Validity and Worthiness of Opinions Presented in the Book
Inside the White Cube presents valid arguments about the relevance of art in modern society and its role in passing historical records from one generation to another. In this book, O’Doherty compares the strictness of the laws that govern the construction of modern gallery space to that used in constructing a medieval church (19). The same argument is presented by Knell who says that when constructing an art gallery, emphasis must be placed on its functionality just as much as on its esthetics (45). There is always the desire to ensure that such gallery spaces are attractive and facilitate easy movement of the visitors. However, they should also have the capacity to present a specific story to the audience in the best way possible.
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O’Doherty argues that a piece of art should be timeless but in a way that makes it possible to present changes in society (39). According to Geismar, artworks are often meant to pass knowledge on a given issue in society (57). Despite the changes that may occur with time, it is important to ensure that the message is retained. The concept of timelessness of artworks is also emphasized by Mould who believes that despite socio-economic and political changes in the society, the message that an artwork presents should not change (79).
Instead, it can transform from championing for a given public discourse to being a historical record. At artwork developed during the Civil War of the 1960s may not be focusing on a current public discourse, but it is a historical record that helps in demonstrating the milestone that the country has made. When created, the art was meant to champion for the rights of the oppressed minority and fight discriminative laws. Currently, they can help in reminding the American society of the past and the need to embrace diversity.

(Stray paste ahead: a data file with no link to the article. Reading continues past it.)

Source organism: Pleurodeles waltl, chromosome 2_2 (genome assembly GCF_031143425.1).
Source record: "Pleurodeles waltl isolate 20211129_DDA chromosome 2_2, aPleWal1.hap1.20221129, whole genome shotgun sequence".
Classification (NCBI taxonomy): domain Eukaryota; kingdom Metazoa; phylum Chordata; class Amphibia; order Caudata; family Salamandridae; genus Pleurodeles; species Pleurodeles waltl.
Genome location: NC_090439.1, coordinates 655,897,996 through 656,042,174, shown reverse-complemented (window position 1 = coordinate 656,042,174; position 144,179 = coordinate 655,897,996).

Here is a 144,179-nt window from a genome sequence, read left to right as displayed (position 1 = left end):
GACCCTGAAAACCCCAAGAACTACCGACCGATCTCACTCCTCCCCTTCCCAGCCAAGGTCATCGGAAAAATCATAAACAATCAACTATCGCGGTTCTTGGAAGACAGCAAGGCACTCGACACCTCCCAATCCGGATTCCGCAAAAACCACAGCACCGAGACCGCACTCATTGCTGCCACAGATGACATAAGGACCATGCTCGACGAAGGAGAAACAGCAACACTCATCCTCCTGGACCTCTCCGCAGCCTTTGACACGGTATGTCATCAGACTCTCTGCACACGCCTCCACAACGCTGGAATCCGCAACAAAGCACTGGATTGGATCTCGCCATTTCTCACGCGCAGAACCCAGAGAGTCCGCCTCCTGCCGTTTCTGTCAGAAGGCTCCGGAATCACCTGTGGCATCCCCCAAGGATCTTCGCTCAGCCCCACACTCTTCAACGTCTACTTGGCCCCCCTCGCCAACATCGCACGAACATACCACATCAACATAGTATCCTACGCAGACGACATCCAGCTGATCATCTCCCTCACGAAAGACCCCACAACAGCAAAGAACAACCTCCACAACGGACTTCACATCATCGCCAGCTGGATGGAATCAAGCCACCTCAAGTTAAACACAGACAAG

The author also raises a worthy opinion about the need to ensure that the concept presented in the artwork would not be misinterpreted. A sculptor is not only interested in creating an appealing sculpture but also passing an important message to the audience (Carrier and Jones 81). It could be a message about the need to fight obesity because of its serious medical implications. The artist must ensure that the audience is able to understand the message that is brought out in the work, otherwise one may feel that the artist is critical of people who are obese.
The context and the content is another idea that the author of this book presents in the argument. Knell argues that when creating an art gallery or a piece of art, an artist must understand the context under which they are developing their work (93). Current trends such as challenges that the presidency is facing, economic problems, and emerging diseases such as the current corona virus may inform the content of an artwork. It is important for one to ensure that when interpreting an artwork, it should be based on the context under which it was created.
Carrier, David, and Darren Jones. The Contemporary Art Gallery: Display, Power and Privilege. Cambridge Scholars Publishing, 2016.
Geismar, Haidy. Museum Object Lessons for the Digital Age. UCL Press, 2018.
Knell, Simon. National Galleries: The Art of Making Nations. Routledge, 2016.
Mould, Oli. Against Creativity. Verso, 2018.
O’Doherty, Brian. Inside the White Cube: The Ideology of the Gallery Space. The Lapis Press, 1986.